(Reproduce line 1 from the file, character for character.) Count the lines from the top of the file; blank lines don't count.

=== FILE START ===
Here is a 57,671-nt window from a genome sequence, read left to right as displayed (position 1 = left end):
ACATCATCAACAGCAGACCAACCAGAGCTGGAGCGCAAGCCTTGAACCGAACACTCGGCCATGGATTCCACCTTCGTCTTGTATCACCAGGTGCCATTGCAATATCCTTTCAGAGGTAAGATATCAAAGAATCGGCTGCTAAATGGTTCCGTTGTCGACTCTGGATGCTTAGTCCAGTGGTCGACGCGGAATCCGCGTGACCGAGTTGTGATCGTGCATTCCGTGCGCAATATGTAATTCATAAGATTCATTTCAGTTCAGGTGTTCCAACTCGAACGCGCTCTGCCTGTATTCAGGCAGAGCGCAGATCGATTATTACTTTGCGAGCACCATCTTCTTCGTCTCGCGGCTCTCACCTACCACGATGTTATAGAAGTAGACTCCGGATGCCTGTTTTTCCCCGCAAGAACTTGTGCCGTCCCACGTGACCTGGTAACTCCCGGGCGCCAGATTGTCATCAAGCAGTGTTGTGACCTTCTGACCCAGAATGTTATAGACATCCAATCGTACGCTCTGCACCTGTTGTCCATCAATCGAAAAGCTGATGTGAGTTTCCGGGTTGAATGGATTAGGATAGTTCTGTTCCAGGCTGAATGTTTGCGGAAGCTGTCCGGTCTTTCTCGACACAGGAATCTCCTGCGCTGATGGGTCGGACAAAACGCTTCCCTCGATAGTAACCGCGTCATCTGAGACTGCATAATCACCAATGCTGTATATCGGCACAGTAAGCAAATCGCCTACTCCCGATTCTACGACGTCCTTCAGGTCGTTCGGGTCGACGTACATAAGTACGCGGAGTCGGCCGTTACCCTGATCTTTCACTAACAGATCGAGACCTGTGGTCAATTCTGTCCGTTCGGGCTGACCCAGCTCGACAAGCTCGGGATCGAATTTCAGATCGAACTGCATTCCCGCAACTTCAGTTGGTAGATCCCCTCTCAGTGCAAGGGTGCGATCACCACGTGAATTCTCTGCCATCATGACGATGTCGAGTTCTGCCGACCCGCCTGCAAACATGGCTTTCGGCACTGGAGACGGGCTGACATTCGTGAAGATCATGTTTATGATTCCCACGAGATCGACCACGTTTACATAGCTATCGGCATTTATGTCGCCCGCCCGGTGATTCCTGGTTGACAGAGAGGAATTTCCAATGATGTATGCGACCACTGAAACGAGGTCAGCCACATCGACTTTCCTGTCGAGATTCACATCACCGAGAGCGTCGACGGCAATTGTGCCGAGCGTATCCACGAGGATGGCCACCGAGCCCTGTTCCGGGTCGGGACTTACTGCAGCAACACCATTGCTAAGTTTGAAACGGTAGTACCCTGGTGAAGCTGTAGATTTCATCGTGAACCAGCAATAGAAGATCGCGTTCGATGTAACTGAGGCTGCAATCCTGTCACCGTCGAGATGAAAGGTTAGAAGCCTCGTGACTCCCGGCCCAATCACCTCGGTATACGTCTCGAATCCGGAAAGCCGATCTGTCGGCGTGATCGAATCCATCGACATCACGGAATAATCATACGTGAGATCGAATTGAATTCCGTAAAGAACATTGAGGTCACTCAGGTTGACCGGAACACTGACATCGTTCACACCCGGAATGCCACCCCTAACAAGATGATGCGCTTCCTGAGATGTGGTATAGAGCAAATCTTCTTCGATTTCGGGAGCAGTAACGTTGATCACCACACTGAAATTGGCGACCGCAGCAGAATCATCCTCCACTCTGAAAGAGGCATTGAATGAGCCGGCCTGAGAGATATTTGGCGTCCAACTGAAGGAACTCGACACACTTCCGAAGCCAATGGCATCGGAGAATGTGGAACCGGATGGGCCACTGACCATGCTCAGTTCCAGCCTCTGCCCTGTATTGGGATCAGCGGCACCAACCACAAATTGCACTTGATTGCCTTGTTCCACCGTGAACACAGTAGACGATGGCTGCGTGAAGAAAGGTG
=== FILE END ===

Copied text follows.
Here is a 57,671-nt window from a genome sequence, read left to right as displayed (position 1 = left end):